Tuesday, May 5, 2015

The Golden Age Of Murder by Martin Edwards

The golden age of detective fiction was in the twenty years between the two World Wars.  Although detective fiction had existed earlier, as in the work of Edgar Allen Poe, something about this time frame made the detective novel one of the most successful genres in English literature.  Those who were the early lights of the genre came together in a gathering they called The Detection Club.  It's purpose was to insure the integrity of the genre.  "Thriller" authors were not welcome.  Instead, the novels selected for praise invoked crime solving, with mechanisms such as the locked room mystery.

Some of the founding members are still known today, while others have faded into obscurity.  This book follows in depth several of the founding members.  Agatha Christie, Dorothy Sayers, Anthony Berkeley and G.K, Chesterton were original organizers of the club.  Their books were successful and their sales raised the genre to new heights.  They paved the way for later innovations such as the psychological focus of many mysteries today. 

Yet these members often led troubled lives.  Agatha Christie was involved in a famous disappearance where she was incognito for over a week, while police forces busily attempted to find her.  Sayers spent her life hiding a personal scandal, while others in the club were tainted by rumors of infidelity.  Edwards delves into these scandals, while showing how they influenced specific books by different authors.  He shows the influence that various notorious true crime cases had on these authors' writing.  He also spends time exploring how the country's economy, politics, and the coming World War II influenced books.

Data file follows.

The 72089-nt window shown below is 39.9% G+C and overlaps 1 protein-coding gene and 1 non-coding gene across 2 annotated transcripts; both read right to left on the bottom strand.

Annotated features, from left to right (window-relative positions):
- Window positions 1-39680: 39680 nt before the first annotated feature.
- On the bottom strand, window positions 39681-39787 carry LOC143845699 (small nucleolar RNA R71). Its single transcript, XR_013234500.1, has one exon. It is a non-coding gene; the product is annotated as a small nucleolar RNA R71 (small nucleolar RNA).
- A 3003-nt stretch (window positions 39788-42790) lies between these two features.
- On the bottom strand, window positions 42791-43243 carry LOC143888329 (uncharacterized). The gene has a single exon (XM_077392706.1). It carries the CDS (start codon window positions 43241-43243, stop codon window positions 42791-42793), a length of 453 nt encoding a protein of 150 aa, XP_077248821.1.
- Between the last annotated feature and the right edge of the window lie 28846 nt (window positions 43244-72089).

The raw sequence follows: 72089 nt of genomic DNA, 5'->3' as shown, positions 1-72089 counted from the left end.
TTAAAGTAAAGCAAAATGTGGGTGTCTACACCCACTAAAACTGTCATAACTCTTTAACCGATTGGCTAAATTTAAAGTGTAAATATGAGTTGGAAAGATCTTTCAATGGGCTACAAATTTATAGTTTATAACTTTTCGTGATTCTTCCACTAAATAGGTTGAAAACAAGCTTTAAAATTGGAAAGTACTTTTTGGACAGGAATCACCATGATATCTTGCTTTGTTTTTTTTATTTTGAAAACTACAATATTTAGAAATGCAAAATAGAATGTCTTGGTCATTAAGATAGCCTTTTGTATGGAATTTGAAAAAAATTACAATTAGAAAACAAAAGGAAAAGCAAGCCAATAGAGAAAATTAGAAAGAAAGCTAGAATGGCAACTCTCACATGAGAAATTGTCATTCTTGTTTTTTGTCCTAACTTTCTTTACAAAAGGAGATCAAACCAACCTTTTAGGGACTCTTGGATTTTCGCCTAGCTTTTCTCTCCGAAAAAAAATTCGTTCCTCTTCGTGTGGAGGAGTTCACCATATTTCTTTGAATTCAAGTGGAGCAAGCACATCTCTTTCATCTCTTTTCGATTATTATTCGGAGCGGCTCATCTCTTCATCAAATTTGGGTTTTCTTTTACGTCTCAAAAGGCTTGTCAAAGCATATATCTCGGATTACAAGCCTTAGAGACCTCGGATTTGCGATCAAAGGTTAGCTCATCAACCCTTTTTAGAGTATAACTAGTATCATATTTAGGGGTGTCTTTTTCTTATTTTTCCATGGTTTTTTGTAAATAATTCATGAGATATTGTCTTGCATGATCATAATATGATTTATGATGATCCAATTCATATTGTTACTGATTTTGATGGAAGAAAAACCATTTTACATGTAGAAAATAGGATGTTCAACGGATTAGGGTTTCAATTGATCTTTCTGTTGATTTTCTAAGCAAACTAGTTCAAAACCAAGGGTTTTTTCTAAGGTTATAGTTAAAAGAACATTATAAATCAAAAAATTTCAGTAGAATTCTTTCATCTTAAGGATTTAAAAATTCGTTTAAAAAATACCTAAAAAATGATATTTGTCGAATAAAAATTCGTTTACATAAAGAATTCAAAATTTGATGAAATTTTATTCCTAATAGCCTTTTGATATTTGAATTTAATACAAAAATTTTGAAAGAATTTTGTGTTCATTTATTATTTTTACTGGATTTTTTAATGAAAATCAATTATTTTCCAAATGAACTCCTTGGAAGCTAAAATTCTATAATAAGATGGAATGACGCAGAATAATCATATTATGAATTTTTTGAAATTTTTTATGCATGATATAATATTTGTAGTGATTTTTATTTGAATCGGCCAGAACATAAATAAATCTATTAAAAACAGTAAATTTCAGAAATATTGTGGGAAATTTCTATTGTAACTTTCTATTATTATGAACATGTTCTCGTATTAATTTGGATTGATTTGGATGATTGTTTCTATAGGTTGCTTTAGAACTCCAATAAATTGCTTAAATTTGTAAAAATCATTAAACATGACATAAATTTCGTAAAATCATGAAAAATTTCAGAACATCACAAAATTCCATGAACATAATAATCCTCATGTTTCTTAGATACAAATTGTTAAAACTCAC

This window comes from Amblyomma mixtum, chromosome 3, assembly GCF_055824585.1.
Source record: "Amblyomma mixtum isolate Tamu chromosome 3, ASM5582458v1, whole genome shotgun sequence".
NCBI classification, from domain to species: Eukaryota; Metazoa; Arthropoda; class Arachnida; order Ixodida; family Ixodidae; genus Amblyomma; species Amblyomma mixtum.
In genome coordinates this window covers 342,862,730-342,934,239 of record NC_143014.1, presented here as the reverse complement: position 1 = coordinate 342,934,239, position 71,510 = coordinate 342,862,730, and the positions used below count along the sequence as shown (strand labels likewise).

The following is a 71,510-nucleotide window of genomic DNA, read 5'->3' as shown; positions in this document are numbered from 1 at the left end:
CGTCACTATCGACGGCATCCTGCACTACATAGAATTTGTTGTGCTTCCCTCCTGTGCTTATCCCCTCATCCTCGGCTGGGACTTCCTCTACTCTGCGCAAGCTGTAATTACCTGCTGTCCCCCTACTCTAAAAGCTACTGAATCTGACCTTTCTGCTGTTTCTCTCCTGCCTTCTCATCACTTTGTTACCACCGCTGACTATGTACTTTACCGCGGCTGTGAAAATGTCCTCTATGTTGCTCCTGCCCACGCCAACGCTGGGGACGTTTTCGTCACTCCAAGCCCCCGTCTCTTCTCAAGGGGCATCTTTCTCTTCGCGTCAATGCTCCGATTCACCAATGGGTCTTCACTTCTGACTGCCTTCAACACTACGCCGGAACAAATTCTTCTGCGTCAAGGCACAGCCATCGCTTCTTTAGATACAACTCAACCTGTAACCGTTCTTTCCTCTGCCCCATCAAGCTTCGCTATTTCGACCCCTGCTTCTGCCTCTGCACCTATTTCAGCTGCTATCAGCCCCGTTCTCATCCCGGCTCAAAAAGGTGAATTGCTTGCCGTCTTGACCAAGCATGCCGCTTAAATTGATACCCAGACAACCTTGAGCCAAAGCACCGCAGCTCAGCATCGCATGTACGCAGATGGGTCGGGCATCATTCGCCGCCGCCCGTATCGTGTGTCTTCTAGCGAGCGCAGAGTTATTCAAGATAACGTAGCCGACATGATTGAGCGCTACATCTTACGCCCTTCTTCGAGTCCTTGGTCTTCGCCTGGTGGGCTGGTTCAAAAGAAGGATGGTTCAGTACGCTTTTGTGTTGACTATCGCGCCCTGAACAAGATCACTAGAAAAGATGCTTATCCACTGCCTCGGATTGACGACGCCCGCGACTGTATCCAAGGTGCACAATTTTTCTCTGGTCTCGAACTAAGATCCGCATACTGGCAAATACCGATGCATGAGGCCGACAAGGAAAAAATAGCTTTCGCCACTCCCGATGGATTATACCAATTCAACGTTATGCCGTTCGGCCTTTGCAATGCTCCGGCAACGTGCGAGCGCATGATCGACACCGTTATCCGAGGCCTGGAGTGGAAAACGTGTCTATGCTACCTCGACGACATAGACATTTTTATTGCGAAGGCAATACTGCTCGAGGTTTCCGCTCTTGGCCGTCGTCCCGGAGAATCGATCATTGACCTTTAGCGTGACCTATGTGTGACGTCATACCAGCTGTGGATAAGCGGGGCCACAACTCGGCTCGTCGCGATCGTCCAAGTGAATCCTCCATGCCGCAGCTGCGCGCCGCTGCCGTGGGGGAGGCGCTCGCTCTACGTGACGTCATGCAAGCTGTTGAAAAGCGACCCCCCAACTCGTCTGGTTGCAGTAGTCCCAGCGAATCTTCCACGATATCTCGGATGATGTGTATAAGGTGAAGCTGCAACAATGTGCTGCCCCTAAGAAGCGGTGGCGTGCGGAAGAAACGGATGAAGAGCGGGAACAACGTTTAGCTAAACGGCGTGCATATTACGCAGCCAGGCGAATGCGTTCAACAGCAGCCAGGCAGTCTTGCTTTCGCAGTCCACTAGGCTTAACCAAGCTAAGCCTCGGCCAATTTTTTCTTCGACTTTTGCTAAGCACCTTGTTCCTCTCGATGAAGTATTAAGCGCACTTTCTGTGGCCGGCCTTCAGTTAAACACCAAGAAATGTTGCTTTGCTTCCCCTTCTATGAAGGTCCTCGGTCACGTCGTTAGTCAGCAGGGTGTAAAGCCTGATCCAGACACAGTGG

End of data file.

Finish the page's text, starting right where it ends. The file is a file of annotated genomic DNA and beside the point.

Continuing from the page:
As time went on and the founders grew older, newer blood was brought into the club.  The second wave of authors included John Dickenson Carr, Margery Allingham, A.A. Milne of Winnie The Pooh fame, and Gladys Mitchell.  The club still exists today, and Edwards is its archivist.  Newer members include names familiar to mystery readers such as Colin Dexter, Reginald Hill, Ruth Rendell and Ian Rankin.  Readers interested in the environment that led to the rise of the mystery novel will be delighted with this book.

2 comments:

Lance Wright said...

Sounds like a fascinating book! Thanks so much for introducing us to it and giving us some background to the Detection Club.

Sandie said...

It was really interesting. I fell in love with mysteries because of Agatha Christie so it was interesting to read about this part of her life.